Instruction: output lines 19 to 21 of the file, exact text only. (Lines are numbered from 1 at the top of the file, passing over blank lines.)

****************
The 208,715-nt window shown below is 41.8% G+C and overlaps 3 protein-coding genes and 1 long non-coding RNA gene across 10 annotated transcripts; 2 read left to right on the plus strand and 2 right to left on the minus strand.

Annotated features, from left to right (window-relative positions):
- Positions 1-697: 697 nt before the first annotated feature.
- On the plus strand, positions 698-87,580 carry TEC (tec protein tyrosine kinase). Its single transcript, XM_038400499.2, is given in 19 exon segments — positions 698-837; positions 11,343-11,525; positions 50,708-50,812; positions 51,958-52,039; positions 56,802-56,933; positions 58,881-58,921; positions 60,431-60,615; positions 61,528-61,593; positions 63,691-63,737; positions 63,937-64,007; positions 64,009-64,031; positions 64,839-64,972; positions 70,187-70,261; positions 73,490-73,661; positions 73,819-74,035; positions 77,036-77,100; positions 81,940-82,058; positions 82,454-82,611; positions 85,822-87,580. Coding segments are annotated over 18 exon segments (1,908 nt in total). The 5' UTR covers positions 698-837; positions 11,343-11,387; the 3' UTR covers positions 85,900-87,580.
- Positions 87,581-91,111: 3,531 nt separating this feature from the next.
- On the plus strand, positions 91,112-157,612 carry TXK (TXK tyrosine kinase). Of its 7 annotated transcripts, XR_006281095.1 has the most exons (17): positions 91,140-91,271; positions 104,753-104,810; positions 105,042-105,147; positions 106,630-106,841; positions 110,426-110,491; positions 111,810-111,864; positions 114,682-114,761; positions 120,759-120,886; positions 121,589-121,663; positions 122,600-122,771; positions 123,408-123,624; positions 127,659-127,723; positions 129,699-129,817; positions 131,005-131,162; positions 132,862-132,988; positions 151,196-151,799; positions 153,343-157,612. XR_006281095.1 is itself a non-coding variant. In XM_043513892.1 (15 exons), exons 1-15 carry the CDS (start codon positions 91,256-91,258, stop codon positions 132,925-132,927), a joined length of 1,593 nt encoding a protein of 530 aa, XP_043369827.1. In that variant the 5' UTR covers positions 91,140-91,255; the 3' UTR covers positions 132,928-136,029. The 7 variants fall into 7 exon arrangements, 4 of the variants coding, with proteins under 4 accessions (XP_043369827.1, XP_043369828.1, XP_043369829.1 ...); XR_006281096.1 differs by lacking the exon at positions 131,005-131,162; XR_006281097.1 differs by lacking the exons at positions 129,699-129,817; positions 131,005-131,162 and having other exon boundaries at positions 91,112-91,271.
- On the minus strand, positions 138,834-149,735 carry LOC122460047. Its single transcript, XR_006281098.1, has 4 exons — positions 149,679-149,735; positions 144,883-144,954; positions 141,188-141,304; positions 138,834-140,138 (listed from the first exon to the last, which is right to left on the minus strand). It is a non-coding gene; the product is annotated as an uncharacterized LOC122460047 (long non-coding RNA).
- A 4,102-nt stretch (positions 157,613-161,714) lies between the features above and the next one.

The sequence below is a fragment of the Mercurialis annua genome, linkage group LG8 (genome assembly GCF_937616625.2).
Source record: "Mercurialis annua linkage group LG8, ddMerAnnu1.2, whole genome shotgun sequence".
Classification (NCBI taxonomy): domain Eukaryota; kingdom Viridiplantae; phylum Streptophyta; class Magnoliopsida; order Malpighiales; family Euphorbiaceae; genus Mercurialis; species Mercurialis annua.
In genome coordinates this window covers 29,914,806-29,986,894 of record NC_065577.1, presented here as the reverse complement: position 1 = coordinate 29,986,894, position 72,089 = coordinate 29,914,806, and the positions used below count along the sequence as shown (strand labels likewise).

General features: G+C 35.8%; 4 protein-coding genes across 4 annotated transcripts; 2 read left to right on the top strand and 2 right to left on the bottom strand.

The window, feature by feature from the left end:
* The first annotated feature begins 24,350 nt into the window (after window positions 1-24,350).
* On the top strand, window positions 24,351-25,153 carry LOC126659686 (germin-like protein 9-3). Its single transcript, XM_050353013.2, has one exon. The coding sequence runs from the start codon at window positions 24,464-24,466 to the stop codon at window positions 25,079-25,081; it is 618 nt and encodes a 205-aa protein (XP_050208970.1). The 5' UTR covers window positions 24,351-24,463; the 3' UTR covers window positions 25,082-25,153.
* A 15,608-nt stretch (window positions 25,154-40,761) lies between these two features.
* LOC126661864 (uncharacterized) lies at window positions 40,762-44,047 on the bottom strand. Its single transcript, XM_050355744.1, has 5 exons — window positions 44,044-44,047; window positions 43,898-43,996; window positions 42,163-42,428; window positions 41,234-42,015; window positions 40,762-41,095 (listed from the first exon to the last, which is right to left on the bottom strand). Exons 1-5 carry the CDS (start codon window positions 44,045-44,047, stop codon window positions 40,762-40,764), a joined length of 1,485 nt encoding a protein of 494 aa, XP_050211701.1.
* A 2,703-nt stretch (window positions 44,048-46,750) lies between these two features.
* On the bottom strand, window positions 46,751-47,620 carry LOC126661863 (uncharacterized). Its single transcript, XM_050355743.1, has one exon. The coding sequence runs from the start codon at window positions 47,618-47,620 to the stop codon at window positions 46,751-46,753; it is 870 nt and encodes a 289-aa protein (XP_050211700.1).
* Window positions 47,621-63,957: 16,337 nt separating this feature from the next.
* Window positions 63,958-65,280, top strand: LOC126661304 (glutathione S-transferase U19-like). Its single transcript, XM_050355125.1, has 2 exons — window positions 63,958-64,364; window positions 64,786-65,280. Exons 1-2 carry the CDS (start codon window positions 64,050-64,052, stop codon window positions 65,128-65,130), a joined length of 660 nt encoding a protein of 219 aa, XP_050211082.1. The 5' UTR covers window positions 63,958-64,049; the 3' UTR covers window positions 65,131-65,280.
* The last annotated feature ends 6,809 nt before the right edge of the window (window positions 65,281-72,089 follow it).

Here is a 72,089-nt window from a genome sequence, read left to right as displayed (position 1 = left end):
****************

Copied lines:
* A 2,703-nt stretch (window positions 44,048-46,750) lies between these two features.
* On the bottom strand, window positions 46,751-47,620 carry LOC126661863 (uncharacterized). Its single transcript, XM_050355743.1, has one exon. The coding sequence runs from the start codon at window positions 47,618-47,620 to the stop codon at window positions 46,751-46,753; it is 870 nt and encodes a 289-aa protein (XP_050211700.1).
* Window positions 47,621-63,957: 16,337 nt separating this feature from the next.